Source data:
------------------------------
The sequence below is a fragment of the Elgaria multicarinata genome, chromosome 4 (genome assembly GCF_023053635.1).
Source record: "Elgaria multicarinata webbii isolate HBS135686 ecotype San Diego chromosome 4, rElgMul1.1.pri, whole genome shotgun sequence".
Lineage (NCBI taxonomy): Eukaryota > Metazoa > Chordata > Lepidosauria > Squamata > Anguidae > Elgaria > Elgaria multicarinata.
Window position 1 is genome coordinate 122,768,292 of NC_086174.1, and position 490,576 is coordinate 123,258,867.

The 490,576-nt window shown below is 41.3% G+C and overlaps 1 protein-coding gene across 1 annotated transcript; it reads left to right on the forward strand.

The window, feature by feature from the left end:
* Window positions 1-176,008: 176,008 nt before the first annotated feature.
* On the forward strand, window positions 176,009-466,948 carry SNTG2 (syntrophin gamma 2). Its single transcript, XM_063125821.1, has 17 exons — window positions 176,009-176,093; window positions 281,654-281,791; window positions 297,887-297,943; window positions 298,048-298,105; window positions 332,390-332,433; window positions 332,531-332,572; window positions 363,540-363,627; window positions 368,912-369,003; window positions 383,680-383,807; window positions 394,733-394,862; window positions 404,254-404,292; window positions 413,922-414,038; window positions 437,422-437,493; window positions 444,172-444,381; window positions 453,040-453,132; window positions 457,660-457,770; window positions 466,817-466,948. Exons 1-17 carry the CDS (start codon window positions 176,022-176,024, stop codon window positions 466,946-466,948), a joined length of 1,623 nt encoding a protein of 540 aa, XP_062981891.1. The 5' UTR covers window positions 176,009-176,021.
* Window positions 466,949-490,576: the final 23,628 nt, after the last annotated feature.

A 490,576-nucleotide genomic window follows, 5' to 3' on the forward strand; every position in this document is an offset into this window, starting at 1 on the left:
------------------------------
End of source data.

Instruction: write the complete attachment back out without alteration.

The sequence below is a fragment of the Elgaria multicarinata genome, chromosome 4 (genome assembly GCF_023053635.1).
Source record: "Elgaria multicarinata webbii isolate HBS135686 ecotype San Diego chromosome 4, rElgMul1.1.pri, whole genome shotgun sequence".
Lineage (NCBI taxonomy): Eukaryota > Metazoa > Chordata > Lepidosauria > Squamata > Anguidae > Elgaria > Elgaria multicarinata.
Window position 1 is genome coordinate 122,768,292 of NC_086174.1, and position 490,576 is coordinate 123,258,867.

The 490,576-nt window shown below is 41.3% G+C and overlaps 1 protein-coding gene across 1 annotated transcript; it reads left to right on the forward strand.

The window, feature by feature from the left end:
* Window positions 1-176,008: 176,008 nt before the first annotated feature.
* On the forward strand, window positions 176,009-466,948 carry SNTG2 (syntrophin gamma 2). Its single transcript, XM_063125821.1, has 17 exons — window positions 176,009-176,093; window positions 281,654-281,791; window positions 297,887-297,943; window positions 298,048-298,105; window positions 332,390-332,433; window positions 332,531-332,572; window positions 363,540-363,627; window positions 368,912-369,003; window positions 383,680-383,807; window positions 394,733-394,862; window positions 404,254-404,292; window positions 413,922-414,038; window positions 437,422-437,493; window positions 444,172-444,381; window positions 453,040-453,132; window positions 457,660-457,770; window positions 466,817-466,948. Exons 1-17 carry the CDS (start codon window positions 176,022-176,024, stop codon window positions 466,946-466,948), a joined length of 1,623 nt encoding a protein of 540 aa, XP_062981891.1. The 5' UTR covers window positions 176,009-176,021.
* Window positions 466,949-490,576: the final 23,628 nt, after the last annotated feature.

A 490,576-nucleotide genomic window follows, 5' to 3' on the forward strand; every position in this document is an offset into this window, starting at 1 on the left: